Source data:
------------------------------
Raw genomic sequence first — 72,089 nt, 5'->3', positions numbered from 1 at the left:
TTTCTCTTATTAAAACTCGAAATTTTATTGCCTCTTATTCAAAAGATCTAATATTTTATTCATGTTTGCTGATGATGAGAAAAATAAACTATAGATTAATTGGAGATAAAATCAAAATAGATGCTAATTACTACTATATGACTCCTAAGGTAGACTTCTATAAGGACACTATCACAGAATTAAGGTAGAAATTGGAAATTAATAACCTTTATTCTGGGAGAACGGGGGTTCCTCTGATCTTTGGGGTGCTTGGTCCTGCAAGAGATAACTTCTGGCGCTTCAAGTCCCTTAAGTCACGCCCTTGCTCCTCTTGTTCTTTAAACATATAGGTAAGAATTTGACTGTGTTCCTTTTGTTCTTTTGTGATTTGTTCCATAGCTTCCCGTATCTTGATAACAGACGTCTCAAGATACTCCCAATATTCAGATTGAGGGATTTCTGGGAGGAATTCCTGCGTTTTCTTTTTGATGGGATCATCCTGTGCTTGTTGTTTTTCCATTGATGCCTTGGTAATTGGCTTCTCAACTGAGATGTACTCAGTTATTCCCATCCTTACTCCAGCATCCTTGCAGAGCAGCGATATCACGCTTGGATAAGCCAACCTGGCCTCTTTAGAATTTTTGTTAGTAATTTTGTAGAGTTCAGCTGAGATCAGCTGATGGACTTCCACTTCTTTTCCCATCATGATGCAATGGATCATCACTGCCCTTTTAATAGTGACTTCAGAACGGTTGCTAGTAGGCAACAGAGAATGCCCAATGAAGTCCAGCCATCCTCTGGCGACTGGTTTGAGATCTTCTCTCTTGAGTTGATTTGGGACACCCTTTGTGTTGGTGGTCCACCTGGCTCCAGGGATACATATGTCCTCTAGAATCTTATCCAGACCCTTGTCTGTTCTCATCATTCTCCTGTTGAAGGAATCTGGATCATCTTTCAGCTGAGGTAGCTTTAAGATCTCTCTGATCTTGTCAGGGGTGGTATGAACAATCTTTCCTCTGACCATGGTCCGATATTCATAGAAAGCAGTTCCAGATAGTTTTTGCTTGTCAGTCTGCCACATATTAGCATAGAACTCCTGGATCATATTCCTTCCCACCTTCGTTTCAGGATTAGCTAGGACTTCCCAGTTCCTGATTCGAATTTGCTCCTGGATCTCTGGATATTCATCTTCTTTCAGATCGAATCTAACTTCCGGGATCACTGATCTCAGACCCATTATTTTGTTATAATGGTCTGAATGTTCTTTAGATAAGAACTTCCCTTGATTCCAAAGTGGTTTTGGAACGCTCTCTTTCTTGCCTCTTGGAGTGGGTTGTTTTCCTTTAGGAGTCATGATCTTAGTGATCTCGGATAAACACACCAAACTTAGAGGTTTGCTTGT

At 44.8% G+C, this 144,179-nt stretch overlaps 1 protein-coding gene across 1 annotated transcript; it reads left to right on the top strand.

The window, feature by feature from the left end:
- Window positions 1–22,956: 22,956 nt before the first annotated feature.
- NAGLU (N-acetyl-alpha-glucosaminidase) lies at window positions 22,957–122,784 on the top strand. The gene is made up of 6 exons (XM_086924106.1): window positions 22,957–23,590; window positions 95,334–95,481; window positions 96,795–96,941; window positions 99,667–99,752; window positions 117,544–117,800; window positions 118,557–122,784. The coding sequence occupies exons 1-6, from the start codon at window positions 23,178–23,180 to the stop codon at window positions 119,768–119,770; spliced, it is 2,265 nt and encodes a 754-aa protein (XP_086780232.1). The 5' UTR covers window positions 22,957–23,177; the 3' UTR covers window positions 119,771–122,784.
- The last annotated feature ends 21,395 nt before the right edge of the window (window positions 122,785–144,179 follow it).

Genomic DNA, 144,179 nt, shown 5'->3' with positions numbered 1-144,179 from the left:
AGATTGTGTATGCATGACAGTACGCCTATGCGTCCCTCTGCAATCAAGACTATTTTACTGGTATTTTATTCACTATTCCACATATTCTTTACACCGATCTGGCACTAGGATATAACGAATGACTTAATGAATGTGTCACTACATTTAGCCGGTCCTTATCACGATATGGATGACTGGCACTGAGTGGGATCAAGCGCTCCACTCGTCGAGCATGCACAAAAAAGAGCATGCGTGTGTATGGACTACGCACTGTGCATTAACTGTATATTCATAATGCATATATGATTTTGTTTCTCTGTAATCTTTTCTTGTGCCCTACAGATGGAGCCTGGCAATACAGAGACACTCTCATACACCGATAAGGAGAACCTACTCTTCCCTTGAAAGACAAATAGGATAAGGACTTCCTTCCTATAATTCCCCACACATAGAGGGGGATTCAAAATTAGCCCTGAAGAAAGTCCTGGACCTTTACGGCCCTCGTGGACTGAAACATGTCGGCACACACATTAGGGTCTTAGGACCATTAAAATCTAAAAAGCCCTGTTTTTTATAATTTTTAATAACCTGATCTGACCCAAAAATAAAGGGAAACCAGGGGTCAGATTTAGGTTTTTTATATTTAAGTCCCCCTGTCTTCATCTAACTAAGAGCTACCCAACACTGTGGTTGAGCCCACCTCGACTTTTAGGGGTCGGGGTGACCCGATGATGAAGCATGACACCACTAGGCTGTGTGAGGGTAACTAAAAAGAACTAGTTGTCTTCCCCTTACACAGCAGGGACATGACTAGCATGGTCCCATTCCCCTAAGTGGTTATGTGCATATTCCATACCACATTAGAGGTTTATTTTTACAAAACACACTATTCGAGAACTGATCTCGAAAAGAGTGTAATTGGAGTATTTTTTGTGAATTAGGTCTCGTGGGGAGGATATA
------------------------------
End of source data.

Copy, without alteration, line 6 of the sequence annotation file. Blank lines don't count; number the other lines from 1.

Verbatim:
- NAGLU (N-acetyl-alpha-glucosaminidase) lies at window positions 22,957–122,784 on the top strand. The gene is made up of 6 exons (XM_086924106.1): window positions 22,957–23,590; window positions 95,334–95,481; window positions 96,795–96,941; window positions 99,667–99,752; window positions 117,544–117,800; window positions 118,557–122,784. The coding sequence occupies exons 1-6, from the start codon at window positions 23,178–23,180 to the stop codon at window positions 119,768–119,770; spliced, it is 2,265 nt and encodes a 754-aa protein (XP_086780232.1). The 5' UTR covers window positions 22,957–23,177; the 3' UTR covers window positions 119,771–122,784.